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Village Violence, Imperial Justice – Wolfisheim (Alsace) (1524/25)

The consolidation of territorial governance brought villages under closer princely and urban authority. One change was improved Imperial jurisdiction over villages and small towns, a process sometimes called “judicialization.” In principle, the establishment of new Imperial courts began in Worms in 1495 with the creation of the Imperial Chamber Court [Reichskammergericht]. This document affords a rare, early glimpse into a new channel for judicial appeal that connected the village court, through the local superior jurisdiction, to an Imperial court of justice. The case described here began with a stabbing in a village tavern in Wolfisheim, a commune near Strasbourg in Lower Alsace. One participant, Arbogasts Hans, sued Linsers Hans for injuries and lost wages in the village court, and the village court referred the case to the superior jurisdiction of the city of Strasbourg. Upon his conviction, the defendant appealed the city’s verdict to the Imperial Chamber Court in Esslingen. These documents from the local case in Wolfisheim (“acts of the first instance”) were presented in response to the Chamber Court’s subpoena, which required village officials to supply the appellant with the court records.

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Acts in the First Instance

Linsers Hans vs. Arbogasts Hans
Esslingen, June 18, 1525

To the Well-born, Grave, Most Learned, Honorable, and Distinguished President and Assessors of the Royal [Imperial] Chamber Court at Esslingen, our Gracious Lords.

Well-born, Grave, Most Learned, Honorable, Distinguished, and Gracious Lords. We render you, first of all, our willing and humble obedience. Gracious Lords. We have received our Gracious Lords’ subpoena,* in which we were ordered to produce, in return for a proper fee, for the appellant Linsers Hans all judicial acts and proceedings brought before us in the suit between him and the other party, Arbogasts Hans. Obedient to your command, we then ordered a copy of everything the parties presented to us in our judicial capacity; all this was then transcribed in this dossier or register, and sent as witnesses’ testimonies, following our ancient custom, to the honorable regime of the city of Strasbourg.** This was given to the appellant, at his own cost, in the form transcribed in this dossier or register. This happened just as Your Graces commanded us, as their poor, obedient servants in their gracious protection. The charge and the response between the plaintiff, Arbogasts Hans, on one side, and the defendant, Linsers Hans, on the other, were brought before the mayor and the court of Wolfisheim, just as follows.***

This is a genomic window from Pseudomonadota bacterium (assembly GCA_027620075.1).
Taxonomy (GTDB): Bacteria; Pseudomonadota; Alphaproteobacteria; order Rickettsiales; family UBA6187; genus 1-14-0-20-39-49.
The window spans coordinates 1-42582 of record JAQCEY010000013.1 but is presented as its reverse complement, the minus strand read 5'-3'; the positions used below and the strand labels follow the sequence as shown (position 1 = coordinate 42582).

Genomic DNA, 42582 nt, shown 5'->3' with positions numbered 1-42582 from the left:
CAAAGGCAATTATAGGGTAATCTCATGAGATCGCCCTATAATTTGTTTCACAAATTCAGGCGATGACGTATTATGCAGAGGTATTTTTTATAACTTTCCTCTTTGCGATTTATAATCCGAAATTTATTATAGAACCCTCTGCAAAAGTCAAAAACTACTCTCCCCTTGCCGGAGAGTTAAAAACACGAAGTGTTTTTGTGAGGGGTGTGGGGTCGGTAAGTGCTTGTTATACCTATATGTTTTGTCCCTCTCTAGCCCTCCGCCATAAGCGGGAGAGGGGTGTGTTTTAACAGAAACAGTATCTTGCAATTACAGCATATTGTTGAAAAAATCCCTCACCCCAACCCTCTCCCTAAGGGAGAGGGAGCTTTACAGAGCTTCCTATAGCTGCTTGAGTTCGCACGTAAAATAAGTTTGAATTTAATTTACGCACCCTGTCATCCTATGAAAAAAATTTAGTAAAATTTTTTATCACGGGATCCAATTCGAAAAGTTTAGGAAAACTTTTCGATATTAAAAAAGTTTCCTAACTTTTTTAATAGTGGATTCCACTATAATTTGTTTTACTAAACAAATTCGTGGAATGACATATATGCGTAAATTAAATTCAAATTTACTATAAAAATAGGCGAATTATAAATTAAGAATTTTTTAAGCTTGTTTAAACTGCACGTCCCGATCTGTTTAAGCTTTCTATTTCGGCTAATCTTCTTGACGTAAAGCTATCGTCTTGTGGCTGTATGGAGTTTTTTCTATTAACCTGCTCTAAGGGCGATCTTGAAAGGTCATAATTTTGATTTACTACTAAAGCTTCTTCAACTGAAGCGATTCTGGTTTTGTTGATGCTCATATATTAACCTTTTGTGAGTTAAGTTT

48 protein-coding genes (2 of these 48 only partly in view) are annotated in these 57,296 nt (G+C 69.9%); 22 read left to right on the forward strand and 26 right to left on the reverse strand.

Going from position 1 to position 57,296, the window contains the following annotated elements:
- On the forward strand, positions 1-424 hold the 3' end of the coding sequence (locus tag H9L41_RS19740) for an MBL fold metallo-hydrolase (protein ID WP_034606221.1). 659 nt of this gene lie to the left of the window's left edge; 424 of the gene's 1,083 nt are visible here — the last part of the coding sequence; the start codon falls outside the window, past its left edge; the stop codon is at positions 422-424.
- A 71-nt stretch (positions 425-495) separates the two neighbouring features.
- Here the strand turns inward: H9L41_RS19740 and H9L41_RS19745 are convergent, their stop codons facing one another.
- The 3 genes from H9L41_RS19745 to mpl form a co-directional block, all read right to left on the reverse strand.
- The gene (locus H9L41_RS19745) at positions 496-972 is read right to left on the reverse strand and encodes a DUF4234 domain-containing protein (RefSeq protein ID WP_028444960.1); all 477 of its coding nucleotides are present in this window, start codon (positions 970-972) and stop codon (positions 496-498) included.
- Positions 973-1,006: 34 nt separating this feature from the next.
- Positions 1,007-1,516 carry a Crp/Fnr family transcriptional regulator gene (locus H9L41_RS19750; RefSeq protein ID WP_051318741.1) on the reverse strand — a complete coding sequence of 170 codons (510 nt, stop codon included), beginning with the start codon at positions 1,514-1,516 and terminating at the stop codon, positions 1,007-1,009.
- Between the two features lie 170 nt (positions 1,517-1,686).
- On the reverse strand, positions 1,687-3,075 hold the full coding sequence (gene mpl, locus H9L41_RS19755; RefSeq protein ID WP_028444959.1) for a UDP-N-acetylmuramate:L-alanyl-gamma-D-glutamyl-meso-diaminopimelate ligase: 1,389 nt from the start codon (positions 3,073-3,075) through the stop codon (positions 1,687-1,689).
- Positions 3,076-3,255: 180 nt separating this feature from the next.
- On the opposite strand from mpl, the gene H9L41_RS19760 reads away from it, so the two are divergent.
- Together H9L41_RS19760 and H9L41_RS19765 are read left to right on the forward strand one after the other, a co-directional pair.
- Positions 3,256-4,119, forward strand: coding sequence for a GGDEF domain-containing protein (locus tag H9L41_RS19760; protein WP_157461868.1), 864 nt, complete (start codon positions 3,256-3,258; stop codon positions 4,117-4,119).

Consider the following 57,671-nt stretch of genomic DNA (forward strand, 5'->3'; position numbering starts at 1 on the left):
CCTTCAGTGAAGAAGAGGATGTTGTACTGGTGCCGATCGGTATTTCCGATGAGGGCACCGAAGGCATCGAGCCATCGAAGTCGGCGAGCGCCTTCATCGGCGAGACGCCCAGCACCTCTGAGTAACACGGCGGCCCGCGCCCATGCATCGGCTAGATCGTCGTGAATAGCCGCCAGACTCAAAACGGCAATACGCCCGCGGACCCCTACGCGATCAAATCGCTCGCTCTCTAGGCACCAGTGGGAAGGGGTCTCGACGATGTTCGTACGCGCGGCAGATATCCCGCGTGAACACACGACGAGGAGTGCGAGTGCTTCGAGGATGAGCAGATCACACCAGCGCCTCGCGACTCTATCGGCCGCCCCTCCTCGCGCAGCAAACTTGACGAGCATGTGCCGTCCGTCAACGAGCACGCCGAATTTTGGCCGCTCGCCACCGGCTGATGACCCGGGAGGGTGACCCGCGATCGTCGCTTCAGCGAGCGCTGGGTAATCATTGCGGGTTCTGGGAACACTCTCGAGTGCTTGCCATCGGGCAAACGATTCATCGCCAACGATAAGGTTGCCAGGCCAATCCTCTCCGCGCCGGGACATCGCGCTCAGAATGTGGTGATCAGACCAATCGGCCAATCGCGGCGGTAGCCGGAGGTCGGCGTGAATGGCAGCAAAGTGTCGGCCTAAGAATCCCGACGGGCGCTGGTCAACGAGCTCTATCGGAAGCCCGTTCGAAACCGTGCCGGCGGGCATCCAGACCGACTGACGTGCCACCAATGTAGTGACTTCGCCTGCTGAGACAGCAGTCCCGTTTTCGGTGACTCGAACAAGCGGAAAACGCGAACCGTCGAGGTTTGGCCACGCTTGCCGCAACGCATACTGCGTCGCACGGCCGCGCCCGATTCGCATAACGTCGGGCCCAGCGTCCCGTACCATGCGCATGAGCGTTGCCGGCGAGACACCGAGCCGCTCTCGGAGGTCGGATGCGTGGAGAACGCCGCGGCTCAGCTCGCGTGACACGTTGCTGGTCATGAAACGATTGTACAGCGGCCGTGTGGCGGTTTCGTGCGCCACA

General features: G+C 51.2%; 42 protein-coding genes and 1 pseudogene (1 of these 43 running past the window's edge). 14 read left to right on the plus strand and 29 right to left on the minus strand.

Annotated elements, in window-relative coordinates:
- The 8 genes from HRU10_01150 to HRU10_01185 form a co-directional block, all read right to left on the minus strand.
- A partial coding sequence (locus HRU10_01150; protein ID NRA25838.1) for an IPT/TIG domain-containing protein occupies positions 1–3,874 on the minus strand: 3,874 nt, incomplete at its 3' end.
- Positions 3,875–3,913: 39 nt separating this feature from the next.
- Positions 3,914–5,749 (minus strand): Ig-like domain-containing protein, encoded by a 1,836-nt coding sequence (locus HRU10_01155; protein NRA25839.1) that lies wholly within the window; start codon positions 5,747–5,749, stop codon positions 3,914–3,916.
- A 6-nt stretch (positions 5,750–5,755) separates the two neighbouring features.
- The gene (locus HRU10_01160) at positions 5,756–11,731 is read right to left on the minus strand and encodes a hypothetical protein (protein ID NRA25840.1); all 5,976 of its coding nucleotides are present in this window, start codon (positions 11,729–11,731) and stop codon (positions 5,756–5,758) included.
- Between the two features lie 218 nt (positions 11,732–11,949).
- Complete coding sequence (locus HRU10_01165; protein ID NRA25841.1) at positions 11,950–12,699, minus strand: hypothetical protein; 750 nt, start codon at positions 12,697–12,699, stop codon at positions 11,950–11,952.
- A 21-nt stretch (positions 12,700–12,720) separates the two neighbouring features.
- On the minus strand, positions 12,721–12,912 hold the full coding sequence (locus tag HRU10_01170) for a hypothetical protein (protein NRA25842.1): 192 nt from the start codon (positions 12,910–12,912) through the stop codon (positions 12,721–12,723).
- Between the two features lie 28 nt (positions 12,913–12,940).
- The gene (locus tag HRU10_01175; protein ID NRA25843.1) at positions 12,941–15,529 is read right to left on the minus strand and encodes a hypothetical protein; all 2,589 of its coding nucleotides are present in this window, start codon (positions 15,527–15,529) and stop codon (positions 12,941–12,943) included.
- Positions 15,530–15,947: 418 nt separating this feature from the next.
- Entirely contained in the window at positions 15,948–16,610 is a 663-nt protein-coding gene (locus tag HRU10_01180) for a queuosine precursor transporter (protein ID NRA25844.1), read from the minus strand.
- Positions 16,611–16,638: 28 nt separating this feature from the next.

* The equivalent to a writ duces tecum in English law – trans.
** This seems to say that the village court of Wolfisheim had taken down the testimony of the witnesses and that they sent this to Strasbourg when the case was referred to the city council of that city. This means that the village court had a written case-record that was made during the original trial – trans.
*** Following local naming customs, country people were often, but not always, called by a patronym followed by a given name. Thus, Arbogasts Hans is the equivalent of Hans, son of Arbogast. Alternatively, some people, probably newcomers or strangers, were known by their place of origin or residence, such as Thomas of Schaffolsheim – trans.

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